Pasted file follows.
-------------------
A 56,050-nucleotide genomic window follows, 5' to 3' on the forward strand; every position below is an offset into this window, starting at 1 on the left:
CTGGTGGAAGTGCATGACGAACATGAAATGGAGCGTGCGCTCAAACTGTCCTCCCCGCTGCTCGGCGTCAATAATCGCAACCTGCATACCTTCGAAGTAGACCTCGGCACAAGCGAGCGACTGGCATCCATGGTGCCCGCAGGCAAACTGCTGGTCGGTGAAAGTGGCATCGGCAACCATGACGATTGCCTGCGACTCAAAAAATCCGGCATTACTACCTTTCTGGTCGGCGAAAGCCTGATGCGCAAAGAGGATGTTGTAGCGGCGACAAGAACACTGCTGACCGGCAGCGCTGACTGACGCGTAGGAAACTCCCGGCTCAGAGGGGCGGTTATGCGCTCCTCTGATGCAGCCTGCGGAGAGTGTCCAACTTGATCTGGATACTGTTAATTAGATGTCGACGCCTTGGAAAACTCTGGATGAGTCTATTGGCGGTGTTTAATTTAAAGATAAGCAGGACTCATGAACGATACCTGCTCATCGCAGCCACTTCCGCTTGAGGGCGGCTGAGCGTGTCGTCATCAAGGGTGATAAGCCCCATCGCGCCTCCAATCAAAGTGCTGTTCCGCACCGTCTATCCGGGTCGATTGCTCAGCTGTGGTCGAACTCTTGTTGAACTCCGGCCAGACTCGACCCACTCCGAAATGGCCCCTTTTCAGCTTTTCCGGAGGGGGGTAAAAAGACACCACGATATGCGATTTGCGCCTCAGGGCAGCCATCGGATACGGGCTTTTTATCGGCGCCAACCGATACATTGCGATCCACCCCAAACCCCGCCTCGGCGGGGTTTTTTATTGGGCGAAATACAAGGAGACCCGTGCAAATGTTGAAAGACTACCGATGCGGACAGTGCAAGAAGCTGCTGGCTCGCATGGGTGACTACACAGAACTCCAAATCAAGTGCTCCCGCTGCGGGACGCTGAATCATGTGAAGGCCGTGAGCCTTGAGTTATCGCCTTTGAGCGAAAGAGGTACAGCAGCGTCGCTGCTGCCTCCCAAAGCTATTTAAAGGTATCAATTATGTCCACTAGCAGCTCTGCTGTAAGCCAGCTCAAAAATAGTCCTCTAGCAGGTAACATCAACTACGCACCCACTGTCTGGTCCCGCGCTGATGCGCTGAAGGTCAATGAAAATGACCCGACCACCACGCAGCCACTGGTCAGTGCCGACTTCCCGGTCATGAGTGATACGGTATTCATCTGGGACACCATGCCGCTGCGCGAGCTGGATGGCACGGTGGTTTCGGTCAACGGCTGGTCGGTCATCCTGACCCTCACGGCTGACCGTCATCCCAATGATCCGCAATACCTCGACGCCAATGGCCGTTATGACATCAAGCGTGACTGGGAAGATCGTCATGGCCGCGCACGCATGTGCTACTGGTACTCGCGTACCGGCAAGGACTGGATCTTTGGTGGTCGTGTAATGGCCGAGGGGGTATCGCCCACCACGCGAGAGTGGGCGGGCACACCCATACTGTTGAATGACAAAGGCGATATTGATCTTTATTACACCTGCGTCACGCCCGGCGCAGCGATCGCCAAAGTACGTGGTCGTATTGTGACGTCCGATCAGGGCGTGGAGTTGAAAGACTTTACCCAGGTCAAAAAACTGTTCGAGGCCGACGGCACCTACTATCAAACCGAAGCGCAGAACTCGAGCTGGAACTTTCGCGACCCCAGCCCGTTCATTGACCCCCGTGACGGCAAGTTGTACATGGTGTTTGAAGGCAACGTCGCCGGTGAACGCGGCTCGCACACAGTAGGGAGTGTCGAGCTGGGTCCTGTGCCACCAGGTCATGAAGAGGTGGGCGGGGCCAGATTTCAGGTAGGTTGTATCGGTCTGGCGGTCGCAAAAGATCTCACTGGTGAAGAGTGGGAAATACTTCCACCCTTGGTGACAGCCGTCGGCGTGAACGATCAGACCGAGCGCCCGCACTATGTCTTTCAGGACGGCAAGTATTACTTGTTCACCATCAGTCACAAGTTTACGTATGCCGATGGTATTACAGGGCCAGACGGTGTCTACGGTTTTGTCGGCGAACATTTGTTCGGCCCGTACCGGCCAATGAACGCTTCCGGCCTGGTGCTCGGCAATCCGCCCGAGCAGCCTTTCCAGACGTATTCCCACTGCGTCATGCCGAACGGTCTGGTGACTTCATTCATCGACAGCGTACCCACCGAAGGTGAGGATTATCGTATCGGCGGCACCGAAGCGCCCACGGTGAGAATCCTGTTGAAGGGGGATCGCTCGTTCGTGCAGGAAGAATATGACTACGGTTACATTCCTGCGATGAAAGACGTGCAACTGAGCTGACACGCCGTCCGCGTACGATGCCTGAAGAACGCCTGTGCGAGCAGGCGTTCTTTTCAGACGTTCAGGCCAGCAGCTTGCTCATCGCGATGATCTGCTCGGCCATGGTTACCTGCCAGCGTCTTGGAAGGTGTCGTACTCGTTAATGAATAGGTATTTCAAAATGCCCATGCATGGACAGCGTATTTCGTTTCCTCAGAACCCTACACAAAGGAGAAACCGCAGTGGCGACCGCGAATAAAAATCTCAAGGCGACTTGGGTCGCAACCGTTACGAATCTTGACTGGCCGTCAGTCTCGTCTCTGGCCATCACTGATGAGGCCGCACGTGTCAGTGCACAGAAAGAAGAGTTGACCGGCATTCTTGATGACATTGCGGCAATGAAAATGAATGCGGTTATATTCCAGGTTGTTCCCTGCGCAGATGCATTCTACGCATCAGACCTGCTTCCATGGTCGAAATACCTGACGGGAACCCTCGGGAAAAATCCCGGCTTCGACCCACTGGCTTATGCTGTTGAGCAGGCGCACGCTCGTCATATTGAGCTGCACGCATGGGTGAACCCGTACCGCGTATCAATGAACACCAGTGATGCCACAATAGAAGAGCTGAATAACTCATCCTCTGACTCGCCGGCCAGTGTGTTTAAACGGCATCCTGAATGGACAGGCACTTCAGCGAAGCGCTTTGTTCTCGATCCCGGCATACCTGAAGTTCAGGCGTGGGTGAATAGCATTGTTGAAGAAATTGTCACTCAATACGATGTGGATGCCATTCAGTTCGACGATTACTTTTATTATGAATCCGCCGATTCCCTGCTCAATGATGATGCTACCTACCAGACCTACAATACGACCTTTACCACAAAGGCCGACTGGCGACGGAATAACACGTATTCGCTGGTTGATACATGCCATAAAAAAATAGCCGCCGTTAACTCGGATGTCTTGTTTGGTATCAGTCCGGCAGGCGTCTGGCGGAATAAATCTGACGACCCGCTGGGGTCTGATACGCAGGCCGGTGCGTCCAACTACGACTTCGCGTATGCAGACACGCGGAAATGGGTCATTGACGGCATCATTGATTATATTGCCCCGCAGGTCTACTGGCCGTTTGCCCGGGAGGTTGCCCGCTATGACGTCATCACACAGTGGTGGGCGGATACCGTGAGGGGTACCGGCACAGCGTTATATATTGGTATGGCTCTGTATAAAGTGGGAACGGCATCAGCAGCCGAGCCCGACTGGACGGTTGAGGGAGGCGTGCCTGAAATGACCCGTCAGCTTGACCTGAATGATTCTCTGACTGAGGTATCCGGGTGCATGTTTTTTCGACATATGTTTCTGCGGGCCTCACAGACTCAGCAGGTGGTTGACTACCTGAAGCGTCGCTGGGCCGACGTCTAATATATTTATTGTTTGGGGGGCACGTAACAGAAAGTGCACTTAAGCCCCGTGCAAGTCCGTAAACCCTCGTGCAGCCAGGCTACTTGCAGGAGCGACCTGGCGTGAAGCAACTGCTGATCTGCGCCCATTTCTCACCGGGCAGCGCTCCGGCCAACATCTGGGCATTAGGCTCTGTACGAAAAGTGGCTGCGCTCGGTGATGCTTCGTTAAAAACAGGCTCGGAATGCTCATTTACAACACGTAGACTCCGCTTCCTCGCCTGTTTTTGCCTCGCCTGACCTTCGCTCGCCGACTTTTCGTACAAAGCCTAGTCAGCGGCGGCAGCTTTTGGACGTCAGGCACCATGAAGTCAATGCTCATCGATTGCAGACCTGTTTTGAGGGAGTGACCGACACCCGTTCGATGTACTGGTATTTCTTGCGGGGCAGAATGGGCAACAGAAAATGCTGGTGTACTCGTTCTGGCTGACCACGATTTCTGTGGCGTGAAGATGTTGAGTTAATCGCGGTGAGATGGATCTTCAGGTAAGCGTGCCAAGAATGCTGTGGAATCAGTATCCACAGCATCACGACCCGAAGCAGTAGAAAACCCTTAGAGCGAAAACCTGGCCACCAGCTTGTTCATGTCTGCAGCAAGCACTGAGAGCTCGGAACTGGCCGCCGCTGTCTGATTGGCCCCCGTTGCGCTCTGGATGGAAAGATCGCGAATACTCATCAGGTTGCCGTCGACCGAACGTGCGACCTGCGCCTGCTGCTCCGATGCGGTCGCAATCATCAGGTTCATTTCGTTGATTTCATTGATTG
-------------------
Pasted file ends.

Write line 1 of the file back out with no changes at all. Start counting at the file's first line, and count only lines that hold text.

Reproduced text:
A 56,050-nucleotide genomic window follows, 5' to 3' on the forward strand; every position below is an offset into this window, starting at 1 on the left: